by Gian Jesus
Have you ever felt out of place? Have you ever felt out of space or just as another person walking the streets wearing a mask? Well probably you did it, and if is the case you did perhaps look for a way to fit in, to enjoy naturally the constant passage of time. We are all adaptable beings looking for goodness, in search of a method of living free of suffering and anxiety.
Two Italian in Amsterdam
Thinman & Sparrow is a duo based in Amsterdam, formed by me, Gian Jesus, arranging and playing the music with Frank Valchiria, singing and writing. We are both born and raised in Napoli, Italy, making our meeting in Amsterdam so serendipitous.
We met in a rehearsal room in Amsterdam in the Winter of 2015, trying to play some original rock tunes with a great drummer, a dude from Germany. He and Frank used to play a few years back in a rock band called Day After The Storm. After a few weeks of rehearsing, the drummer left for England, where he is still rocking now, and we found ourselves just with a guitar, a voice and plenty of stories to tell.
So what to do? Well, we decided to write some straightforward folk tunes! We started to meet here and there, mainly in Frank’s house, a lovely penthouse apartment with a great view on the city, going through different chord progressions, writing lyrics, trying ideas based on the feeling that the rhythm and the melody were suggesting. We found pretty soon that the songs were writing themselves, so we felt the need to stay better tuned to each other and pay attention to what the stars were giving to us, nicely visible from our location.
Becoming friends while growing as a band
With the passing of the seasons, we kept our routine quite tight: Start around 12, free jam with old tunes to warm up, then a deep dive into our brand new songs, playing them in different keys, with different rhythms, with several vibes until late into the night. In the morning we usually got some of the best ideas together to record demos.
During breaks, we were talking about things, getting to know each other on a more personal level. Pretty soon we were good friends; I think that the common root we had helped, but I’m not sure, anyway friendship is always a good thing and helps to work together more honestly.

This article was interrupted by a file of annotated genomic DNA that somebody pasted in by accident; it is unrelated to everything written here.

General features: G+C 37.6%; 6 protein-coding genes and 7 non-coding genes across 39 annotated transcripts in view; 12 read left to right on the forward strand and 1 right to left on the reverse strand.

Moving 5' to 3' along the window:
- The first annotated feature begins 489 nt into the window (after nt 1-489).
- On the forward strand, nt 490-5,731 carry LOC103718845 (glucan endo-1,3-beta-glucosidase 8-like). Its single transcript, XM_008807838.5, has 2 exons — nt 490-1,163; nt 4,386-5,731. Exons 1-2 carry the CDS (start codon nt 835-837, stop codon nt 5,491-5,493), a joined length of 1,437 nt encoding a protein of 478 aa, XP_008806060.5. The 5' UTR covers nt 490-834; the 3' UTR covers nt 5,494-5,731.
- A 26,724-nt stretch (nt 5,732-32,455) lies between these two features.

From the beginning, we were very straightforward expressing our feelings about the songs and what we were trying to do, especially on how to do it at our best. I think we both pushed our boundaries this way. They say: “You start to live when you get out from your comfort area!” Well, in this case, we both felt this to be true.
From open mic to the studio
In a couple of months we had around 10 songs, so we started to rehearse them in open mic sessions around the city. People responded well, helped us to understand which tune had the best impact.
So, we found a studio In Amsterdam, IJstudio, and recorded live 6 tunes. It was a great day, we never played a song more than twice if I remember right. After a few days, we went to mix it down at the Amsterdam American Hotel, such a great room, and console. We overdubbed few things and finished our first EP: I Still Believe.
If I hear those tunes now, honestly, I still like how they sound. I think we were sincere in trying to express ourselves both lyrically and musically. Things are a little better now, but when we met, we both had what you might call a “remote life,” if you know what I mean, and music helps, it can take you through the day with a different energy, give you the time and the stillness to hear the birds and breathe in the wind. So, day by day, you can better face the time that shapes you, your music and what you try to say.
Nowadays, we are writing and recording more than ever. I got few more pieces of equipment to have a good clean home recording, so with the help of a great dude, Niek de Wit, we mix and master everything down in his studio in Amsterdam West, the Studio Amsterdam. Working in the studio is something that I’m discovering to love more than I expected.
Growing as musicians
With this new routine, we can produce a song quickly investing 100/150 euro each. So far, we recorded and published 4 more songs in this way. We spend more time on a single piece now, recording different parts, employing different instruments.
Consequently, we are approaching songs now in a more open way, trying to explore different styles of music, styles dear to us, the music we listen and love since we were kids. We are trying to bring things back home, in a way that can fit our new story to tell, maybe one just found in the corner at the edge of town.
Urban folk musicians
We like to think of ourselves as urban folk musicians, living in these times trying to write of what we see and what we care, therefore, hopefully, what it is worth to be heard. Some songs are more comfortable than others, some of them are coming in the morning, some other in the night. Sometimes you get a melody in a crowded room, some other times when you ramble between green pastures all alone.
Songs are coming as falling stars from time to time, without neither living a trace in your memory. Today I read a quote from Igor Stravinsky: Poetics of Music in the form of six lessons:
“…The more art is controlled, limited, worked over, the more it is free.”
The concepts he tries to express with that phrase definitely match my experience, my process of working. We are just vehicles, the song is the master, is the law. Consequently, we are here only to serve the will of this inexhaustible muse. We must shape it in a way we and others can understand.
For me, it is important to not go too far from that initial fire, that Platonic movement of the spheres coming with the emotion of a brand new song.